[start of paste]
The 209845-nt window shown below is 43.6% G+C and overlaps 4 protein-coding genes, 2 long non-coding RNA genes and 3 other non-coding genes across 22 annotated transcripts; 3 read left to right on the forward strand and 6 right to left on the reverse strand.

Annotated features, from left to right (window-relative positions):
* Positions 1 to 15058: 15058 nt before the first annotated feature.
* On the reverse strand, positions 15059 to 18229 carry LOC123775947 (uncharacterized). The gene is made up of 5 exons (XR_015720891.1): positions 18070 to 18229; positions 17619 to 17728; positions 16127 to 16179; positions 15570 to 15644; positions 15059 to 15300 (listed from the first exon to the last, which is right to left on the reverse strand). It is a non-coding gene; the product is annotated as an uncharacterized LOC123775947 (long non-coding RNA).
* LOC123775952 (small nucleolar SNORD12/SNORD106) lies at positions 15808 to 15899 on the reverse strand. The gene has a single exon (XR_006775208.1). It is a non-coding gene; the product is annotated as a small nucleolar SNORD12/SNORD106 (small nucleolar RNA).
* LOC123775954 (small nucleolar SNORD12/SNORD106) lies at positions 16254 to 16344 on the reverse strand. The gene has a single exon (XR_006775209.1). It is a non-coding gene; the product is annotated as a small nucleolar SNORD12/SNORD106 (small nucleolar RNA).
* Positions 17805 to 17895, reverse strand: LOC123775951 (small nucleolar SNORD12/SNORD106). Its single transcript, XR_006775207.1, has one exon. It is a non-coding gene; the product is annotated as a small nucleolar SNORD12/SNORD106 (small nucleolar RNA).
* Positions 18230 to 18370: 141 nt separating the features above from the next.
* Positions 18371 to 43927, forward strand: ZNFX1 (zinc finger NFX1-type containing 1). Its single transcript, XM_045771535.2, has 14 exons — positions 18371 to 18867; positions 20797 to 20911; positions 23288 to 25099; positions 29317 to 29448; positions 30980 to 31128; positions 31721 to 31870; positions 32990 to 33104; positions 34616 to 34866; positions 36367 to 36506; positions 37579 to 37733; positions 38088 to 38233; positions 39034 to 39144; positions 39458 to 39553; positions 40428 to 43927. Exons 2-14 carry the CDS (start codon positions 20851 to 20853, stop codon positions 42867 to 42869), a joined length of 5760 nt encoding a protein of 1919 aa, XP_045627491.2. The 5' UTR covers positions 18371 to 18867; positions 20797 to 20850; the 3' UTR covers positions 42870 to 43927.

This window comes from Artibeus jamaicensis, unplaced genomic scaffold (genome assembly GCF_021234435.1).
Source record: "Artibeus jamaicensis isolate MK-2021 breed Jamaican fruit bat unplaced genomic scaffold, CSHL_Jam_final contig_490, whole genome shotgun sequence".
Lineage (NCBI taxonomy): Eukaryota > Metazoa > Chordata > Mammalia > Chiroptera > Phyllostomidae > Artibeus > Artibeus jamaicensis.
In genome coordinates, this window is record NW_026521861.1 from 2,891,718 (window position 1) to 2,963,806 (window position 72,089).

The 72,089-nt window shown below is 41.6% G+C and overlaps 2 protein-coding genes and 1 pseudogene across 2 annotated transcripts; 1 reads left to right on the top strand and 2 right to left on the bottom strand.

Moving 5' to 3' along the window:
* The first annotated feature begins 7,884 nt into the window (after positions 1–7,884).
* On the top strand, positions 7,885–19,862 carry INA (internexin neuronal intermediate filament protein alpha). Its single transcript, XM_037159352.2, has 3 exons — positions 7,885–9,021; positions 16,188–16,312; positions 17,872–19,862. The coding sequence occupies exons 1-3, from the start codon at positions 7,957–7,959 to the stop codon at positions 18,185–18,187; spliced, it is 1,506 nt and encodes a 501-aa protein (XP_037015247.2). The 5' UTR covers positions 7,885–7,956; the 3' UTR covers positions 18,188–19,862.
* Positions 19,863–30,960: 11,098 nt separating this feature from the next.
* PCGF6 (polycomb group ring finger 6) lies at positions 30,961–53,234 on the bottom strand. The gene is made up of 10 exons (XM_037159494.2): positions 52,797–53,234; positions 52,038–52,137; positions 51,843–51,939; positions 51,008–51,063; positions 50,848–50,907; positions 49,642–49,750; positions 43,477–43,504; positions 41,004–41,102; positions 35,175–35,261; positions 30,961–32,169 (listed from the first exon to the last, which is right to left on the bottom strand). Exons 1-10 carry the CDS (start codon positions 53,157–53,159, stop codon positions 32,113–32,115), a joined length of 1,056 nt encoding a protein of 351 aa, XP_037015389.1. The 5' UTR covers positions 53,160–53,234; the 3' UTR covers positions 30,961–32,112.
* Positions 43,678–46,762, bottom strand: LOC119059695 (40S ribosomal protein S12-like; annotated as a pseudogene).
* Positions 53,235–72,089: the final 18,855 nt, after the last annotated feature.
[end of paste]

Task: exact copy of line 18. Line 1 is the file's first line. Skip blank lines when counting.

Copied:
* Positions 19,863–30,960: 11,098 nt separating this feature from the next.